Various terms have been employed by analysis to explain the common under-estimation of cost and time (and over-estimation of benefits) in most projects. They include: straightforward wishful thinking; the ‘planning fallacy’; cognitive bias; and optimism bias.

Let us go back to the 1994 study of the psychology students and related experiments – empirically, the planning fallacy is, in terms of psychology, a recognised cognitive bias – in other words, it is a natural species-wide distortion of human perception.

Optimism bias is a similar and related issue, possibly more introspective, or possibly just another way of looking at the same problem. Studies have found optimism bias at play in various different kinds of judgment such as second-year MBA students overestimated the number of job offers they would receive and their starting salary; students overestimated the scores they would achieve on exams; professional financial analysts consistently overestimated corporate earnings; and such like. All these things are attributable to what is known as positive illusion – an unrealistic assessment of one’s own relative abilities.

When one analyses projects retrospectively to see where the optimistic inaccuracies have arisen due to all these psychological factors, the following tends to emerge: there is a mental discounting of ‘off-project’ risks - those formulating the plan may eliminate factors they perceive to lie outside the specifics of the project; also planners tend to focus on the project and underestimate time for sickness, holidays, meetings, delays for approvals and other "overhead" tasks; overall; finally, planners tend towards gauging how long a task should take (if all the circumstances and related activities go swimmingly) and not take a more realistic view of that is most likely to happen – i.e. that ‘real-life’ will intervene.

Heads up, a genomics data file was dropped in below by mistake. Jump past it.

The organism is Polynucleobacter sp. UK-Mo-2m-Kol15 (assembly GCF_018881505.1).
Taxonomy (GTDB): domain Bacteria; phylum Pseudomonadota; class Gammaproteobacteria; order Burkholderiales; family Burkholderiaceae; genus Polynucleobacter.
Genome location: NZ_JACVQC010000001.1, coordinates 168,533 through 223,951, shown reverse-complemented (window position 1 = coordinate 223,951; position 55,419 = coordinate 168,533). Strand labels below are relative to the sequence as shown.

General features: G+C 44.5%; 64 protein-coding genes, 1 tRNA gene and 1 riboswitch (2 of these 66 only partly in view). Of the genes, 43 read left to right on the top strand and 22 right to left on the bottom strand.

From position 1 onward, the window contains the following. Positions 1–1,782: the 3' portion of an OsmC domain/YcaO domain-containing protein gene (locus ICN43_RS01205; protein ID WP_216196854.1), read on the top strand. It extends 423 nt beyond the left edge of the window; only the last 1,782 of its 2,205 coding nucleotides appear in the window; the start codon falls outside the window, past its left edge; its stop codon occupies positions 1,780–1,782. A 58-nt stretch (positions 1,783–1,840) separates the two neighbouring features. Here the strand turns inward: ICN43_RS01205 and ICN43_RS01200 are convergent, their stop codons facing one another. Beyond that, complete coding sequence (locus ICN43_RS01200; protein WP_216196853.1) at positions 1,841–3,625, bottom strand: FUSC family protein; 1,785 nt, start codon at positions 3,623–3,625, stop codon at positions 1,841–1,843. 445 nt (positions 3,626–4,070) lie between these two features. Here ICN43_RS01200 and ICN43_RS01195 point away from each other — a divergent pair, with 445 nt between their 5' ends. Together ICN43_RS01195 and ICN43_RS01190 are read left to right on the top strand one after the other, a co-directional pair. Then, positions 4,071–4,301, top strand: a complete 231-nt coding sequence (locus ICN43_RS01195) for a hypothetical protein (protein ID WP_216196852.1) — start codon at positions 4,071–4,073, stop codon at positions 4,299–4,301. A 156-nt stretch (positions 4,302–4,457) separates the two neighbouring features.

This results in a plain lack of adequate contingency planning. Thinking about the meaning and the use of the word should in ordinary parlance; it implicitly carries within it a meaning laden with one thing we do not want when trying to plan effectively: optimism.

In order words, we should be able to do it in six weeks but in practice we should also know that we will probably not be able to. Something will happen (illness, absences, third-party delay), or more likely several things, and it will probably take eight or nine weeks, or whatever. Thus, even at this stage, human nature makes us build inaccuracies into the plan at the very inception of low level planning.